out is what kind of curve this is. And to do that, we want to

figure out what equation it satisfies in rectangular

coordinates. So to figure out what curve this

is, we recognize that if we square and add. So we add x ^2 to y^2, we’re

going to get something very nice and clean. We’re going to get a^2 cos

^2 t + a ^2 sin ^2 t. Yeah that’s right, OK. Which is just a ^2 (cos^2

+ sin ^2), or in other words a^2. So lo and behold, what

we have is a circle. And then we know what

shape this is now. And the other thing I’d like

to keep track of is which direction we’re going

on the circle. Because there’s more to this

parameter then just the shape. There’s also where we

are at what time. This would be, think

of it like the trajectory of a planet. So here, I have to do this by

plotting the picture and figuring out what happens. So at t=0, we have (x, y) is

equal to, plug in here (a cos 0, a sin 0). Which is just a * 1

+ a * 0, so a0. And that’s here. That’s the point (a, 0). We know that it’s the

circle of radius a. So we know that the curve

is going to go around like this somehow. So let’s see what happens

at t=pi / 2. So at that point, we have

(x,y)=( a cos pi / 2, a sin pi / 2). Which is (0, a), because

sine of pi / 2=1. So that’s up here. So this is what happens

at t=0. This is what happens

at t=pi / 2. And the trajectory clearly

goes this way. In fact, this turns out

to be t=pi, etc. And it repeats at t=2 pi. So the other feature that we

have, which is qualitative feature, is that it’s

counterclockwise. No the last little bit is going

to be the arc length. Keeping track of

the arc length. And we’ll do that next time.

Thank you. I've just learned that a few days ago, and you helped me to understand it better.

I Really Like The Video From Your Parametric equations, arclength, surface area

So Smiley You Make Available This Video Arc Length Surface Area and My Favourite the Parametric Equation

"Is f ' (x) squared the same as f "(x)?" asks an MIT student.

the confusion arises from leibniz notation where d^2/dx^2 would represent the second derivative. still pretty dumb question though aha

Yeah theres an equivalent notation in the function notation two but it contains parentheses f^(2) (x) (the 2's little), yeah nothing much, just thought it was funny, but it does happen- smart people can derp moment sometimes XD.

MIT, thank you so much. This is truly a gift.

Awesome..Its much helpful.

Am I the only one who doesn't seem think mr jerison isn't a good teacher? I mean compared to the brilliant herbert gross and christine breiner he seems to not be able to connect with us students and get what might be difficult or need more to students. In one of the lectures he couldn't even understand that the student who asked a question had a problem with negative numbers n that's the freakin basics .. PS I totally get this a purely subjective thing.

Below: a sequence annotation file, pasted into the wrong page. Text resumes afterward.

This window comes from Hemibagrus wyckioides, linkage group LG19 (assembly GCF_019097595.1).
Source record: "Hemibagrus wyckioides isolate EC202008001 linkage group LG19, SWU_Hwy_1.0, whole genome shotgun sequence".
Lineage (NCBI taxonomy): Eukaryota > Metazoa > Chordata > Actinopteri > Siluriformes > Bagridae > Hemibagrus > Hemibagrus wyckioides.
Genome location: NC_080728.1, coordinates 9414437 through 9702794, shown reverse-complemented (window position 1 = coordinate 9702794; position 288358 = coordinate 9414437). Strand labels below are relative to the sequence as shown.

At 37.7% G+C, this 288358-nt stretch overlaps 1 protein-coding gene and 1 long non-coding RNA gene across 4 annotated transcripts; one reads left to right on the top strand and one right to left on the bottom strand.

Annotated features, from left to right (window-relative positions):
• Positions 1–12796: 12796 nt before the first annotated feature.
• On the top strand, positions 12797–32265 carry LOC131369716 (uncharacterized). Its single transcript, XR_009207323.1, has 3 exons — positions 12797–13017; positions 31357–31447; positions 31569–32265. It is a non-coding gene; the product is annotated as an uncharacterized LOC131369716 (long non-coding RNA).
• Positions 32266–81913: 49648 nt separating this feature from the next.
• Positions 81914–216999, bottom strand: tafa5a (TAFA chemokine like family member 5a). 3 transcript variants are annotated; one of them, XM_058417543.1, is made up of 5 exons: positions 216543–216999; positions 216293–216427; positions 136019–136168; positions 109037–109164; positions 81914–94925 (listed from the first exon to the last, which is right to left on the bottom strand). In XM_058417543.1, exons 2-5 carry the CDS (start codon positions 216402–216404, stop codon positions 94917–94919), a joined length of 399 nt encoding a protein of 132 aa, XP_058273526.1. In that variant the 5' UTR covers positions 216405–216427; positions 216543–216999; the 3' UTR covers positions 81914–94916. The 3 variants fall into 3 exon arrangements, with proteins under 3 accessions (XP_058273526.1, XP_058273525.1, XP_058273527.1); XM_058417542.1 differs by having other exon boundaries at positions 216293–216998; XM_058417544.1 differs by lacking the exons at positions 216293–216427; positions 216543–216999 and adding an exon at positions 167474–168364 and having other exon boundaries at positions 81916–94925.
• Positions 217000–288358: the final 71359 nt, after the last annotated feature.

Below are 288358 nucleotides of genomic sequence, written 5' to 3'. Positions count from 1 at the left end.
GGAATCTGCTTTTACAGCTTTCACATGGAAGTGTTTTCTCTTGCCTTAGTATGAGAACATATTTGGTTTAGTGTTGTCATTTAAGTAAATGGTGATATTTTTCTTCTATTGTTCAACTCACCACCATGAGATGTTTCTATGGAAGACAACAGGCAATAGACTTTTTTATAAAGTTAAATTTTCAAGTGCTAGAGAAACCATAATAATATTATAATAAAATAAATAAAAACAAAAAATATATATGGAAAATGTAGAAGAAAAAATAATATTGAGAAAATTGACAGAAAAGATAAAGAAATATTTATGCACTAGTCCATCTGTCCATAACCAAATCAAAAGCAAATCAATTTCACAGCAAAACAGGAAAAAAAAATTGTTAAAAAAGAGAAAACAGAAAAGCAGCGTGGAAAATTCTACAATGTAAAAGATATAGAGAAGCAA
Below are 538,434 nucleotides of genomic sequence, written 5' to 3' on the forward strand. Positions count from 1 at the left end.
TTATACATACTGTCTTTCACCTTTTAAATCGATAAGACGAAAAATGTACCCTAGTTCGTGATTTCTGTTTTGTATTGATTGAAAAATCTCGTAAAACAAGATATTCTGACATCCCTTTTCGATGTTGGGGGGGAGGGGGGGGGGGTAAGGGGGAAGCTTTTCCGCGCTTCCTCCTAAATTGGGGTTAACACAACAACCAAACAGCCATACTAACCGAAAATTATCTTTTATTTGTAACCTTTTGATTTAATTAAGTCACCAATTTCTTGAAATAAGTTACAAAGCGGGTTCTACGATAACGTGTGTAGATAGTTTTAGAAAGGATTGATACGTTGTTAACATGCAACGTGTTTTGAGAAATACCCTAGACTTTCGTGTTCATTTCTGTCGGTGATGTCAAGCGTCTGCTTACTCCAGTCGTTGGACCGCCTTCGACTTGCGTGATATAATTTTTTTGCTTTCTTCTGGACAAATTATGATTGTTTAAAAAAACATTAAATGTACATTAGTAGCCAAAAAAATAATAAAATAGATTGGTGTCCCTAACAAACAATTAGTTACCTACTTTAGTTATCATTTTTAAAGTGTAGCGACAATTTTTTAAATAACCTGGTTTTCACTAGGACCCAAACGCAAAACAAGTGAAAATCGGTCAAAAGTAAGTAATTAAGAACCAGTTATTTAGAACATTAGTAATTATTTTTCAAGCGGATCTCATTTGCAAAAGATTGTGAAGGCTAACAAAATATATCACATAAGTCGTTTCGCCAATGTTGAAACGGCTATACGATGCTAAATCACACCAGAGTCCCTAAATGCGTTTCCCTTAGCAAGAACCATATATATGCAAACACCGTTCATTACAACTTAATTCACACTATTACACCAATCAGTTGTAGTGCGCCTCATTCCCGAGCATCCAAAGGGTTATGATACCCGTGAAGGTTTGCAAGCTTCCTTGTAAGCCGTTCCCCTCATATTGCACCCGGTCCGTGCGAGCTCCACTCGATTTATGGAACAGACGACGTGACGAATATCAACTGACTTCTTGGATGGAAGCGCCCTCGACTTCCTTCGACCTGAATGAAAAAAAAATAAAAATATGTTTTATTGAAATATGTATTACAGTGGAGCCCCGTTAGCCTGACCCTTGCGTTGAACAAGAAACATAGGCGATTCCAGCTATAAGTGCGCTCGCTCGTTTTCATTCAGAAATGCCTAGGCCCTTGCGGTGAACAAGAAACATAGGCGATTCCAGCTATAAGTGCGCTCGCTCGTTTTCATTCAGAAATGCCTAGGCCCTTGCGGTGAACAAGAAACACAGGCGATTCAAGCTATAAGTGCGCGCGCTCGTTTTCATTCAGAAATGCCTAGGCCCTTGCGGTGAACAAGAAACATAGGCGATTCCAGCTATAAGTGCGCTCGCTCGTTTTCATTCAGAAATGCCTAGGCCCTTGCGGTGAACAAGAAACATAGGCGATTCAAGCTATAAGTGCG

I think he meant is f'(x)^2 the same thing as f''(x). lol i had the same question the same time i saw this 😛 leibniz notation is too pro for me…

Could anyone tell me why we usually take the doubly infinitesimal number to be 0 but here it is valid to write ds^2 =/= 0?

7:15 affirmative action and quotas yay!

It made me realize that I'm smarter than 1 MIT student – for a minute, anyway.

Fuck you, racist

do you mean d2/d^2x?

no

cry about it. When you do something that stupid in MIT while tons of capable white and asian students get closed out due to "fairness" and "equality" I won't shut my mouth. Fuck you.

"…Thus, the libertarian opposes compulsory segregation and police brutality, but also opposes compulsory integration and such absurdities as ethnic quota systems in jobs."

I think he's actually not very sympathetic with students but he masters the subject and I find his explanations very enlightening, and hear him increases my knowledge and understanding a lot.

don't judge man, it was a legit question..

I agree. Some people don't need to be an ass.

I was wondering if a semicircle is differentiable at x=+1. I would say no, since it becomes minus infinity.

Great video, but misleading title. "Parametric Equations" in the name, and 40/45 minutes are about arc length and surface area? I kept waiting for the Parametric Equations topic to kick in I didn't realize the video was almost over.

you would think MIT students would learn this in highschool

i must say some guys ask really stupid questions. i felt like the professor having hard time not to say that.

I didn't get it about the deeper understanding about radians! 🙁

It's awesome

To everyone being rude to the student, he's actually not completely off like you wrongly assume. Because if you have parentheses around the number in the superscript/exponent it can be used to denote a higher order derivative, like f⁽⁵⁾(x) can be used instead of the much less readable f'''''(x).

min 25:04 it would have been worth mentioning that the resulting integral is a mix of real + imaginary components

How can I calculate volumen of a solid of revolution generated by a curve turned aroun an inclined line?

9:37

19:50

25:18 Surface area

29:43

32:50

36:52

40:40

36:03